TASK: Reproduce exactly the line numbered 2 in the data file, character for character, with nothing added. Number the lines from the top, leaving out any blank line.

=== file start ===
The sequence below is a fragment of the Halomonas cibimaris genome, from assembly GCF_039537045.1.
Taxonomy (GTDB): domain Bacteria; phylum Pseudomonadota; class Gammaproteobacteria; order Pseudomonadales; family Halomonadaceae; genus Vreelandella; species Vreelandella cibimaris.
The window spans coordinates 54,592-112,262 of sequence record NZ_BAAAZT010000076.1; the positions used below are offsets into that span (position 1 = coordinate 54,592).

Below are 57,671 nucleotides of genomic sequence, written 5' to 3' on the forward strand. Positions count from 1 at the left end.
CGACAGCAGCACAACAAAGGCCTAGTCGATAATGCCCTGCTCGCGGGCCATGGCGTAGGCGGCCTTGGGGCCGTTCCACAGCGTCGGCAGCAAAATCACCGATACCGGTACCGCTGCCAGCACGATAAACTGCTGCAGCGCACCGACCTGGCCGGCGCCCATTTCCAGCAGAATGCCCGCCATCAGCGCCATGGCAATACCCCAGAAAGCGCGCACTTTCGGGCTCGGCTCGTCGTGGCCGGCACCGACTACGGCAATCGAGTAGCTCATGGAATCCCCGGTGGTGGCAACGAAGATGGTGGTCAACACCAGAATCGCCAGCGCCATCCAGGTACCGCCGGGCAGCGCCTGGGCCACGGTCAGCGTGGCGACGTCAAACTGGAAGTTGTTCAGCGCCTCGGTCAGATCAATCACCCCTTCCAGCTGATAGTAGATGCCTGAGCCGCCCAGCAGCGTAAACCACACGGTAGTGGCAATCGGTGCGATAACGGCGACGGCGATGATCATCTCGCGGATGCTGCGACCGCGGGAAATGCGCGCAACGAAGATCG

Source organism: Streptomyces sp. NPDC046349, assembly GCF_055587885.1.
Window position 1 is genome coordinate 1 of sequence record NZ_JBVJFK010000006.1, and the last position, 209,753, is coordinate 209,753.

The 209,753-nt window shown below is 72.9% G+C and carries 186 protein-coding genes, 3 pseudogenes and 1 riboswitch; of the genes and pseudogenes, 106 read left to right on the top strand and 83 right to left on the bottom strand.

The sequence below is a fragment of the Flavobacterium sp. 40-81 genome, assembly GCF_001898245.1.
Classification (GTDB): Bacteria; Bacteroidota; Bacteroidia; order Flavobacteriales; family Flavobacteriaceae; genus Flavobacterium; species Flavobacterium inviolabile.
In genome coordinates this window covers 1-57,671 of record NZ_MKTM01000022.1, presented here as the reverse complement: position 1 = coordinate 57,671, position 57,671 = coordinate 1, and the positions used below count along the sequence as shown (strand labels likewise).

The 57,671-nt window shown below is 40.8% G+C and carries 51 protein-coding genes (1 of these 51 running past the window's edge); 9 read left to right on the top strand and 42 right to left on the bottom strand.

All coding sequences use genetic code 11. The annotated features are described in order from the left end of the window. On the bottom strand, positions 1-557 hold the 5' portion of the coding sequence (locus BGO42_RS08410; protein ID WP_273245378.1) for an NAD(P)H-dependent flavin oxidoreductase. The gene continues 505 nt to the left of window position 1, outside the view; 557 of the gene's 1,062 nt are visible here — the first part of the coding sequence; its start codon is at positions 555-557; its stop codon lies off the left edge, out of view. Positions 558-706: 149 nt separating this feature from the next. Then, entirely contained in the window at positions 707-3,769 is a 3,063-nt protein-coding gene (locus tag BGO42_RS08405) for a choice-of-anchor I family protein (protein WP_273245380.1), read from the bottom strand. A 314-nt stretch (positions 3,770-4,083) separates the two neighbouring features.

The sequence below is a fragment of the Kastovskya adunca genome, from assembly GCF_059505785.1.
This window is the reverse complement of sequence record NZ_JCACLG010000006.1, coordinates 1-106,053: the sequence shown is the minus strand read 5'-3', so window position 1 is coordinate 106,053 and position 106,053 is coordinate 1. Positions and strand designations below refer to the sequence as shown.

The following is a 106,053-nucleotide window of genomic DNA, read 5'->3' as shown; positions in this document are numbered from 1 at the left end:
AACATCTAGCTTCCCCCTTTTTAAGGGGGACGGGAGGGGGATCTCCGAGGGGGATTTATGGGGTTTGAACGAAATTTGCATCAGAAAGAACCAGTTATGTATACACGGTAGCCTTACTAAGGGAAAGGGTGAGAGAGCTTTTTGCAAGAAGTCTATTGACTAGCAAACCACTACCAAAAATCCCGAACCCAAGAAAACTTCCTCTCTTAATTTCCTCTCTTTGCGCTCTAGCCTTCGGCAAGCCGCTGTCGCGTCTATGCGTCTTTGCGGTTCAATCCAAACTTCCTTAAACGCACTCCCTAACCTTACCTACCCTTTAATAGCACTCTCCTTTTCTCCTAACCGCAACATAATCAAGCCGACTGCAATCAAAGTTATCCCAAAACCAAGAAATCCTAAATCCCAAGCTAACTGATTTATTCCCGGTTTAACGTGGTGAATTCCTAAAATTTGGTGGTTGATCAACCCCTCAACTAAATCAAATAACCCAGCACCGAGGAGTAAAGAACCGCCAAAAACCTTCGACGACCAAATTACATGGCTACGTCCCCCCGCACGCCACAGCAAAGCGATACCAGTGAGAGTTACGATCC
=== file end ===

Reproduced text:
Taxonomy (GTDB): domain Bacteria; phylum Pseudomonadota; class Gammaproteobacteria; order Pseudomonadales; family Halomonadaceae; genus Vreelandella; species Vreelandella cibimaris.